"The subversive and easily overlooked purpose of this parable is to make us realize how deep our sense of entitlement exists (and if you wonder if this true, read ahead to James and John, Matthew 20:20-28). How our sense of privilege is operative in how we envision what the Kingdom of Heaven looks like. How we have convinced ourselves that all, in equal measure, have indeed experienced the love and grace of God in their lives when in fact that is so very far from the truth. How quickly, easily, comfortably we settle in as the church chosen. Assuming we have the dominant theological voice. Supposing we are the ones blessed to carry on a manifestation of Christianity that, were we to go back and read the New Testament with any sense of honesty and dexterity, is unrecognizable.
The deep-seated, systemic, institutional reality of privilege, especially white-privilege, and more especially white-male-privilege continues to wreak havoc upon the basic principles of freedom and justice for all, but even more so these days, has allowed perpetuations of the Kingdom of Heaven with nary a Beatitude in sight.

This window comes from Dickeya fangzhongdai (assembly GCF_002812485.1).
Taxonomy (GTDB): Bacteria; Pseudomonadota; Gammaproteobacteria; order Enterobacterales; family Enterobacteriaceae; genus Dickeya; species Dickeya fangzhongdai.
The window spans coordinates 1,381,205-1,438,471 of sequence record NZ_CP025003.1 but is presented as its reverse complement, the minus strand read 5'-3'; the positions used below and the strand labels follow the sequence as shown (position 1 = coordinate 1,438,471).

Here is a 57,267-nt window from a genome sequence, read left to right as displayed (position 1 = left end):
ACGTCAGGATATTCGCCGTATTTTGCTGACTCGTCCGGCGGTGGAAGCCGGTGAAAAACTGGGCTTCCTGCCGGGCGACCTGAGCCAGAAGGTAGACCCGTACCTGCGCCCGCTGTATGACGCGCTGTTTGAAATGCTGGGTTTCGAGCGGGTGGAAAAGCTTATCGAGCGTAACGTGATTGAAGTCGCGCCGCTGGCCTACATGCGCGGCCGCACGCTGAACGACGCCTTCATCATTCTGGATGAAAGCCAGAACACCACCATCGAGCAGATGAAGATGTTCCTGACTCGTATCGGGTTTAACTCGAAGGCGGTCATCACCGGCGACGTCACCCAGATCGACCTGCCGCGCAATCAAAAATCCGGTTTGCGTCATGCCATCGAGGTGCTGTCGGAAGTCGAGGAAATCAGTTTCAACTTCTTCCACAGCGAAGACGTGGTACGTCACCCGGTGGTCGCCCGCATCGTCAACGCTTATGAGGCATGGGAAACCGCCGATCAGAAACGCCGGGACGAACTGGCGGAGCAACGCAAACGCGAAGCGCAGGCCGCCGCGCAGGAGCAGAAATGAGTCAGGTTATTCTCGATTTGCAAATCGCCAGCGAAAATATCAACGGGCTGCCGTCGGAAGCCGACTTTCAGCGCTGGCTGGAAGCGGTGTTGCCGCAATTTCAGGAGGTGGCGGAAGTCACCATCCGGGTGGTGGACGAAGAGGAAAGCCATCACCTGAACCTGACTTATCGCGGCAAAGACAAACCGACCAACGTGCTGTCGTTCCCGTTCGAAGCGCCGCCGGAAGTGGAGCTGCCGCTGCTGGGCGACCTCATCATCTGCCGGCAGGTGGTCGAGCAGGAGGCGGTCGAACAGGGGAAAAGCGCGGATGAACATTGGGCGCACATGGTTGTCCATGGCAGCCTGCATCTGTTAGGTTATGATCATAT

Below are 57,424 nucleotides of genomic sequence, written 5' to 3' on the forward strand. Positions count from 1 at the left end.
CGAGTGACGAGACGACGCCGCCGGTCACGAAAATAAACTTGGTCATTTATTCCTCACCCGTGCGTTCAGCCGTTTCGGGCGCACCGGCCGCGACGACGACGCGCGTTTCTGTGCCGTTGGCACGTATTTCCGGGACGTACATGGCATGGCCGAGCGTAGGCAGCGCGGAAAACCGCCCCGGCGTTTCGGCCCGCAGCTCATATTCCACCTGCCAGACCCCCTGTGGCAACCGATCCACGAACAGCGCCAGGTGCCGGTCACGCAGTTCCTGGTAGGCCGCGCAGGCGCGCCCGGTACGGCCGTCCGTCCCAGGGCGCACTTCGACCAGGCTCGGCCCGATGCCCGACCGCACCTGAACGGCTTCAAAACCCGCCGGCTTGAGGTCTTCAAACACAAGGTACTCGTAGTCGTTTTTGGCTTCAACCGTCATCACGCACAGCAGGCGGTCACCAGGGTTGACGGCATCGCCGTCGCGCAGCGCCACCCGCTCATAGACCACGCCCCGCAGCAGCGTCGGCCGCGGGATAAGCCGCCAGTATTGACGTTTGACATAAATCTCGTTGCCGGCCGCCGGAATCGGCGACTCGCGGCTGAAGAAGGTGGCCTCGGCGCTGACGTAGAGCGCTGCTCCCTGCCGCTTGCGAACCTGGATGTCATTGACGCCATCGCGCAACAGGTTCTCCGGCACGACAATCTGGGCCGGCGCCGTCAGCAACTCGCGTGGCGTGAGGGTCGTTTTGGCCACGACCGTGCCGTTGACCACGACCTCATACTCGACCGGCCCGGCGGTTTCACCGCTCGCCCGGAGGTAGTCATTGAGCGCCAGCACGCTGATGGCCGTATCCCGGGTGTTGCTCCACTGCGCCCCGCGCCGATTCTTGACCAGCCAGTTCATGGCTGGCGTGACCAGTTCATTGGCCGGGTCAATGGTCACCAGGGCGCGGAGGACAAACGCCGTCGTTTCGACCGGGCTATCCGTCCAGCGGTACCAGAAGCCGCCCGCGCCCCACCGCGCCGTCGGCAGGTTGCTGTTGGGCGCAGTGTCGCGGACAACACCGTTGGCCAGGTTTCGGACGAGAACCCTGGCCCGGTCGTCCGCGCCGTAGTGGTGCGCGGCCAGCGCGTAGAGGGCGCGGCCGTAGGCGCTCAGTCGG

The parable of the laborers in the vineyard does exactly what Jesus’ parables are meant to do. And the uncomfortable aspects of Jesus’ parables are exactly what need to be preached these days. Far too long, we have attempted to tame these parables, to fit them into the molds of our constructs of God, when in fact, the parables are meant to accomplish the opposite."

The first shall be last

Image result for cartoon the first shall be last

Monday, September 18, 2017

The politics of resentment.

Haiku of generosity

A new parable
to illustrate the kingdom,
turning things on end.

Vineyard labourers
hired in groups through the day;
get the harvest in.

Some worked twelve hours,
some laboured for only one.
Pay them what is fair.

The last are paid first.
They get a full day’s wages.
A happy surprise!

The twelve-hour workers
rub hands in expectation;
but get basic wage.

The grumble is great.
Quit whingeing says the vintner;
it’s what we agreed.